For the past few years, the Canvas Gallery has been presenting some exceptional art of both established and emerging Pakistani artists to London audiences, in association with the Grosvenor Gallery, London. This exposure of Pakistani artists to wider audiences is imperative as there is accelerated development within the contemporary art scene. That being said, the latest Canvas/Grosvenor collaboration saw the work of Ghulam Mohammad (of Jameel Prize 2016 fame) exhibited in a long overdue solo show in London.
Mohammad’s art practice — like the artist himself — is subtle and nuanced, with a kind of intricacy that draws the viewer in. Mohammad explores the formation of identity through language in a meticulous and labour-intensive manner. His idea emerged from his personal experience of life in Pakistan. The artist’s practice is a culmination of his educational experiences at different levels and cities in Pakistan. Born and raised in Balochistan, he learnt five different languages when growing up, excluding Urdu or English. His mother tongue, Balochi, was acquired during his formative years at home. At school, the medium of communication changed and he had to learn Urdu, the national language. Ultimately, for graduate level education at Beaconhouse National University in Lahore, where the main medium of education was English, he learnt this new language in order to progress.
His oeuvre expresses this journey of negotiating environs and languages that led to the shaping of his identity as an individual and artist. For him, language has been as much a barrier as a mode of communication, where articulation is tough because of the various layers of meaning that need deciphering. The exhibition Peeha (Grind) is the story of his evolution. Unintentionally, it speaks of the divide in Pakistani society and communities at large, thus his work is political as well.
Ghulam Mohammad draws parallels between Ghalib’s poetry and his own struggle with language as a medium of expression
Mohammad’s visuals are a delight to behold, and they demand awe, not only because they are stunning but also because they reflect the painstaking process with which each piece is produced. The raw material for Mohammad’s pieces comes from discarded books and papers at Lahore’s Anarkali bazaar. One such foray into a discarded pile of paper led him to Mirza Ghalib’s poetry. The work in Peeha is a repurposing of text from these found pages of poetry; the artist cut out the letters, words and sentences from the pages and then re-arranged them on vasli in a manner that they make up Urdu text.
Peeha consists of calligraphic writing of the first verse of Ghalib’s Diwan Naqsh Faryadi Hai Kis Ki, distributed amongst four different pieces titled ‘Aaj ka Ghalib I, II, III and IV’. Mohammad points out that the readable and identifiable text is actually blank space on paper i.e. negative space. The minute cut-outs of Urdu text, collaged in a deliberately chaotic, overlapping clutter frame negative space in a way that it forms words and sentences. The stark black-and-white compositions, with random letters floating about the surface, hanging off the edge of the sheet, occasionally placed atop each other forming little mounds, are reminiscent of ants forming shapes and patterns as they crawl around cubes of sugar.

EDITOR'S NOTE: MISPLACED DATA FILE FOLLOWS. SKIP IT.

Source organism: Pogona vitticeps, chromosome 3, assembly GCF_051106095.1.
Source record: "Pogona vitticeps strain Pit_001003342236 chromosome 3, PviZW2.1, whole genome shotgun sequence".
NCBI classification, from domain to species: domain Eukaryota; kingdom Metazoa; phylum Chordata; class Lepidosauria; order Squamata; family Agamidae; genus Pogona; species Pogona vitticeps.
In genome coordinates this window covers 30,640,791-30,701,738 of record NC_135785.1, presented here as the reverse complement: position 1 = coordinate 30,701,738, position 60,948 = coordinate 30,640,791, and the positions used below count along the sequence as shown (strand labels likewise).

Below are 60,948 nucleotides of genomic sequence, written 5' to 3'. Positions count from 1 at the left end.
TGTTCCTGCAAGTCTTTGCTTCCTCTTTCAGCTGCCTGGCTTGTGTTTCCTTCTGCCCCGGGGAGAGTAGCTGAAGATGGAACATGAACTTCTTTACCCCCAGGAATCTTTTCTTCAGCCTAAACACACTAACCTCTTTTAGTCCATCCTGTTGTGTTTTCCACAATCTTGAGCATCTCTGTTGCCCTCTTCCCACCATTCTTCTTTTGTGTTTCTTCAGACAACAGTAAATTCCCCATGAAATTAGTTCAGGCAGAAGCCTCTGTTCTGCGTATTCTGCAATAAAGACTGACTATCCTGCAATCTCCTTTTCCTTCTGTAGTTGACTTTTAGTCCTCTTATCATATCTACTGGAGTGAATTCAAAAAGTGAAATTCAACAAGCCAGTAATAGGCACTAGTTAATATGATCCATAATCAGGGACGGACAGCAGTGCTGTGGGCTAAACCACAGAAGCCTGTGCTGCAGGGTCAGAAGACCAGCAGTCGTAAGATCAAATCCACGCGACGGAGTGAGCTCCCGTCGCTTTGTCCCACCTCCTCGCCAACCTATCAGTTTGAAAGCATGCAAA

However, Mohammad’s assemblages cannot be easily categorised as collages. His pieces have a three-dimensional feel to them; as tiny as the text is, some of it is held down by just a sliver of its body, with bits sticking up from the surface of the sheet, while simultaneously overlapping other text to build volume. This deliberate construction of text in the visuals resonates with the unusual perspectives of miniature paintings referred to as the fourth dimension. Another feature of the work not included in the description of the medium, are the acrylic frames designed by the artist himself. Because of the clear acrylic material framing the collages, it appears as though one is looking through a magnifying glass at a detail of minute letter-shaped pixels of ink that form words.
To inform his practice, the artist has researched Ghalib extensively, and draws parallels between Ghalib’s poetry and his own struggle with languages to express his emotions and feelings. As is suggested by the title of his pieces, Mohammad believes that the meanings extracted from Ghalib’s poetry evolve with time and are understood differently in different periods of time. The artist’s sympathies are with Ghalib, the castigated poet who produced exceptional work.
Mayfair’s Grosvenor Gallery is widely recognised for exhibiting art from South Asia and their recent foray into Pakistani art is an exciting development. With showcases such as Peeha, they have firmly established themselves as presenters of contemporary Pakistani art.
“Peeha” is on display at Mayfair’s Grosvenor Gallery in London from May 11 to May 29, 2018
Published in Dawn, EOS, May 27th, 2018